The following move order in a chess game produces an incredibly complicated and wild variation of the Owen’s defense:
1. d4 e6 2. c4 b6 3. e4 Bb7 4. Bd3 f5 5. exf5 Bxg2
6. Qh5+ g6 7. fxg6 Bg7 8. gxh7+ Kf8 9. Nf3
Yes, it is Black’s move in the diagrammed position and Black can capture the proverbial WHOLE ROOK at h1! So from a stand point of material, Black is “winning”, however after Ne5 the Houdini (And StockFish which is the built in ICC chess playing program) chess playing computer program evaluates White’s position as close to winning!
So what is going on here? Black has an extra Rook on the Board and yet he is in danger of losing. White’s material deficit is more than offset by Black’s exposed King. Black’s very unsafe King can be construed as a positional feature of the chess position which more than negates his “material advantage“.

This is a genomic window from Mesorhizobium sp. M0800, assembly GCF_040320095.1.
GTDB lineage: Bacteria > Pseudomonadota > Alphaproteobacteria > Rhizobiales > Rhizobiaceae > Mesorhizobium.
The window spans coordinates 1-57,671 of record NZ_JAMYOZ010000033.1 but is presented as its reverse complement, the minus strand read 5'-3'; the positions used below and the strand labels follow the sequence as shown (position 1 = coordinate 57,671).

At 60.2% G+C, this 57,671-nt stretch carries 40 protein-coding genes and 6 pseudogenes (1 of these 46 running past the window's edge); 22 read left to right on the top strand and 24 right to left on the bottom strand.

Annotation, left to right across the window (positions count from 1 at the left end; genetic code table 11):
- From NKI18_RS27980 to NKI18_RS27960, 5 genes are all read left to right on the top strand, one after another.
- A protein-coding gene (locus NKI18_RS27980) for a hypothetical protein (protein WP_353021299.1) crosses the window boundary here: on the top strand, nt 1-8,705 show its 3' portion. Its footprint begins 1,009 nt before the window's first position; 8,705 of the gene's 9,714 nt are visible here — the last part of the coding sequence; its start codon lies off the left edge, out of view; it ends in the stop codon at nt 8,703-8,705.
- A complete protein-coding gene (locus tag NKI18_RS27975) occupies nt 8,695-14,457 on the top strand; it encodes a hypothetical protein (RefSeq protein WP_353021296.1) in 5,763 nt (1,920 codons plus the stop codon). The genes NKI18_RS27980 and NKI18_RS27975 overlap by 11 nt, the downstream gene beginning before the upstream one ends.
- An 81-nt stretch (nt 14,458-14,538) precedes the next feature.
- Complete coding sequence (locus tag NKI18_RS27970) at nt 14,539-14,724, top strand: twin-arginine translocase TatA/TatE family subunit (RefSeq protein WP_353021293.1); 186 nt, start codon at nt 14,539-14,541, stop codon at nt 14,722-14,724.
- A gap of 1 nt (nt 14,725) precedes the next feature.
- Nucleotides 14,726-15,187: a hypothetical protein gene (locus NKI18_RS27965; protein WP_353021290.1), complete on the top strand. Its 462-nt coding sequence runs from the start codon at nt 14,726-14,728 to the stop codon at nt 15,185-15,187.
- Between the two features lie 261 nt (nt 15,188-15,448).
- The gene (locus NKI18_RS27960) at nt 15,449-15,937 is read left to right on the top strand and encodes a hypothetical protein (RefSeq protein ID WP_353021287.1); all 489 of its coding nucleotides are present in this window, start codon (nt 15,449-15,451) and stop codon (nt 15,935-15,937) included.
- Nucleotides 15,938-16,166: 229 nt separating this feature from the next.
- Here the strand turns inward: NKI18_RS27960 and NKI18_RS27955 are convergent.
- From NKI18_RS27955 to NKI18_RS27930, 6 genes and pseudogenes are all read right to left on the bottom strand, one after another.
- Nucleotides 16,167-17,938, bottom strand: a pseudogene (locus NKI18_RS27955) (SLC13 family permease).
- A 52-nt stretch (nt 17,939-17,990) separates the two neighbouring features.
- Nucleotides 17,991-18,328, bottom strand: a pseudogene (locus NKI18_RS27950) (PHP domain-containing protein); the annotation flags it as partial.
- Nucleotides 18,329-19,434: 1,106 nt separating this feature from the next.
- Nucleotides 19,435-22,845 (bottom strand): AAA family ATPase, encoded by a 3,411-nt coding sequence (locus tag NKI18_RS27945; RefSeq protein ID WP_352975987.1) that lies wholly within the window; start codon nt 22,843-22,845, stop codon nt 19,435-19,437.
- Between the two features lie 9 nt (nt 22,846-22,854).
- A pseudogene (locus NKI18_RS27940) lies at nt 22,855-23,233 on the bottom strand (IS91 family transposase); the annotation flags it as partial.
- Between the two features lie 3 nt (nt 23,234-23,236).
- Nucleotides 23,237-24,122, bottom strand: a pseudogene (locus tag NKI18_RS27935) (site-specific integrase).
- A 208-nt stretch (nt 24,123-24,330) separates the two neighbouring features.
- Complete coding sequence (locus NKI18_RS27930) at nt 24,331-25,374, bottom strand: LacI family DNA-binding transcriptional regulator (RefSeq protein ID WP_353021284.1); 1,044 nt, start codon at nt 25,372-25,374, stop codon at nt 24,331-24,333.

Computers, of course, do not shy away from complex positions like this. Most Non-(Tal , Shirov , Nakamura ) chess players would instinctively not enter into difficult variations like this one, that can come up in the Owen’s defense, without home preparation assisted by programs like Houdini or Fritz. Dimitry Gurevich, a GM player in his 50s , welcomes the opportunity to enter into complicated variations like this along with his compadre Alexander Shabalov. Both players trust their ability handle the challenging complications over the board.